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TTC eyes move to 21st-century fare system

Both ‘Presto’ smart cards and an alternative credit-card-based system would do away with tickets, tokens and turnstiles

By Anna Mehler Paperney

The Toronto Transit Commission is looking to give its decades-old turnstiles a 21st-century makeover - one that will do away with tokens and, ideally, make the antiquated system more sleek, convenient and user-friendly.

What’s not clear yet is how, exactly, this will happen.

Ontario’s Metrolinx is in the midst of rolling out a Presto fare card system: The card has been set up in pilot projects at several GO transit stations and Metrolinx hopes to make it the transit pass of choice across the Greater Toronto Area and beyond. But the TTC has put several conditions in place in exchange for its agreement to adopt the Presto card - among them, that the province assist in funding an estimated $400-million rollout, and ensure the system leaves the TTC the option of implementing an open-payment system that would let riders pay their fares with the tap of a credit card.

The two men behind the Presto and open-payment options were selling their systems yesterday: Ernie Wallace, executive director for Presto, to Toronto’s Board of Trade; and Paul Korczak, who helped bring an open-payment system to New York City, to a transit commission crowd. They spoke to the Globe and Mail in interviews.

Presto

What is it?

A smart-card, electronic payment system.

How does it work?

Load it with money - online, for example - tap it at the turnstile and go.

“This is not a revolutionary idea,” said Presto Card’s Mr. Wallace.

“Every major urban area in the world has moved that way.”

Where is it?

Variations on the system have been put in place across North America and Europe.

In London, it’s the Oyster; in Boston, the Charlie card.

What’s it doing here?

Metrolinx has been rolling out the Presto card system in increments starting in December - right now, the turnstiles are at GO stations in Bronte, Oakville and Union Station, Mr. Wallace said, adding that it has been “highly successful” so far. Coming up are 12 TTC stations.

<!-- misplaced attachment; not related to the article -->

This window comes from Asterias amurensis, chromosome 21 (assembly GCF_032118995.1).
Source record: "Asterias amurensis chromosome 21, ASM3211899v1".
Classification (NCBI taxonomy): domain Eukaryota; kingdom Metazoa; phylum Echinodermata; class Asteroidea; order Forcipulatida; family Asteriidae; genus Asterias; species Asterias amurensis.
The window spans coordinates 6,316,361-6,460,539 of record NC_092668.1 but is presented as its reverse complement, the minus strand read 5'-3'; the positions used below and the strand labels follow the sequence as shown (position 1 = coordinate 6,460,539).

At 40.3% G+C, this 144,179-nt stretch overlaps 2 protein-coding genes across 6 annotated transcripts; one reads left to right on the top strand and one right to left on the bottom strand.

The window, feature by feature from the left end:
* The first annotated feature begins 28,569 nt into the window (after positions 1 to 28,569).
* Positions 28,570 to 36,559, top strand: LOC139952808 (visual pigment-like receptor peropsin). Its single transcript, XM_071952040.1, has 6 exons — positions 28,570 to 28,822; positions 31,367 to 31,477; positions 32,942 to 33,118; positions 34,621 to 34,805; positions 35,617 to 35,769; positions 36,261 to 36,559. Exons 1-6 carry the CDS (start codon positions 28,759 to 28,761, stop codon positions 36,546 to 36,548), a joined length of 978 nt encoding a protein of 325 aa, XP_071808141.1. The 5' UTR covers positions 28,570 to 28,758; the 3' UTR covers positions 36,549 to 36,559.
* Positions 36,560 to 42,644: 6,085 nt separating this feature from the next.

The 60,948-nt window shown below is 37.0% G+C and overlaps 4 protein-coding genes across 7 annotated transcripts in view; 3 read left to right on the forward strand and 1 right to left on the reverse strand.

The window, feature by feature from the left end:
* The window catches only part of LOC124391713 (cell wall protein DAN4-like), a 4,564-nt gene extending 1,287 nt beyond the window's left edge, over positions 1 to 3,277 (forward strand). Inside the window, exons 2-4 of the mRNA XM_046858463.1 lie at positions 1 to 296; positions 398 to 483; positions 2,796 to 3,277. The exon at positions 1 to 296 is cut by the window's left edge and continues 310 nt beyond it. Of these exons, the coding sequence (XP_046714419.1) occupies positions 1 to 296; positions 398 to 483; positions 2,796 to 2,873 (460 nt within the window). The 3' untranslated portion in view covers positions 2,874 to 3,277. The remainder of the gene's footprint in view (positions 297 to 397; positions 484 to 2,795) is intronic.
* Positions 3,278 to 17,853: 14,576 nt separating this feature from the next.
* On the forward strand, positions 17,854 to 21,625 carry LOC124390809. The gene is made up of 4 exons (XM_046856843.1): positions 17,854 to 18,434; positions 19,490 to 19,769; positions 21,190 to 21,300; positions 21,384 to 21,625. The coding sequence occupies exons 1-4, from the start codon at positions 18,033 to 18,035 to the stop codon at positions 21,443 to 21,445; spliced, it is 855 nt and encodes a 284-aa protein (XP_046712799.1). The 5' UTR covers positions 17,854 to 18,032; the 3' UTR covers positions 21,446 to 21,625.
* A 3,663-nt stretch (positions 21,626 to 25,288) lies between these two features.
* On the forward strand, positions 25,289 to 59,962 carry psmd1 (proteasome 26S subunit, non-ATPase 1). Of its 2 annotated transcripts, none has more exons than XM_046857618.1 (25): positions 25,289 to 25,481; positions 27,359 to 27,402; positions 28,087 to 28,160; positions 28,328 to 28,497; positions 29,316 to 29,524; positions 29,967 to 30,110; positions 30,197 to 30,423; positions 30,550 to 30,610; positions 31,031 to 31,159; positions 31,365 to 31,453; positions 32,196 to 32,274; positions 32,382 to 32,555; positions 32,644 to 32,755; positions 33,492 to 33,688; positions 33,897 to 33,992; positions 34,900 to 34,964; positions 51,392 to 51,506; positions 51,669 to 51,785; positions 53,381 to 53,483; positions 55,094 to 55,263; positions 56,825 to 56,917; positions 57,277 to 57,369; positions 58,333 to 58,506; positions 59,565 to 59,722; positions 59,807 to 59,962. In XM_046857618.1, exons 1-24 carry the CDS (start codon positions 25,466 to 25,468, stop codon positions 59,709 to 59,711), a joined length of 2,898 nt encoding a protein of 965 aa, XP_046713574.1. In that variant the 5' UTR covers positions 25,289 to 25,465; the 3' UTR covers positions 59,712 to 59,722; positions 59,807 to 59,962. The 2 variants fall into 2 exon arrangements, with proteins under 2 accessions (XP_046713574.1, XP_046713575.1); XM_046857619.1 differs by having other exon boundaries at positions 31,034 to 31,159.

What does it cost?

So far, Mr. Wallace said, Metrolinx has spent around $140-million to set up the Presto systems across the GO network and select TTC spots.

But to put all of Toronto’s public transit on the system would take more than $400-million, estimates a TTC report from November, 2009.

And given the TTC’s capital funding shortfall, councillor Adam Giambrone says, that money should come from the province.

What’s next?

What Mr. Wallace would like to see is a Presto system across Ontario: You use it to get on light rail from Ottawa to Toronto, and then across the bus and subway systems in each city.

“It’s designed to be a provincial system. So people, whether it’s Ottawa or St. Catharines or Kingston, can use it.”

But that would take a while: It will take until March of 2011 for Metrolinx to put the Presto card in place across the GO system alone.

Open Payment

What is it?

A credit-card-based payment system - like paying for gas, but no swiping.

Your Visa or Mastercard becomes your transit pass, token or transfer.

How does it work?

“It’s just like shopping,” said Mr. Korczak, former chair of the Transportation Council of the Smart Card Alliance.

Tap your credit card at a turnstile to pay a single fare.

Or, buy a pass online, where your credit card becomes both your method of payment and the pass you use to get onto the subway, bus or streetcar every morning.

Where is it?

New York City is in the process of rolling out an open payment system.

Chicago and Washington, DC, are also looking at it “very seriously.”

What’s it doing here?

Nothing, yet. But TTC chair Adam Giambrone is adamant that whatever new system Toronto’s transit gets, the option of open- payment remains.

What does it cost?

Neither Mr. Korczak nor Mr. Giambrone would put a dollar estimate on the cost of putting in open-payment turnstiles across the TTC system.

But Mr. Giambrone said it would cost less than the Presto system simply because it requires less “back office” setup.

What’s next?

Mr. Giambrone wants to see open-payment capabilities at turnstiles across the transit system - and if it were up to him, riding would be as simple as tapping your credit card.

As it is, open payment will probably factor into the province’s Presto rollout in some form.




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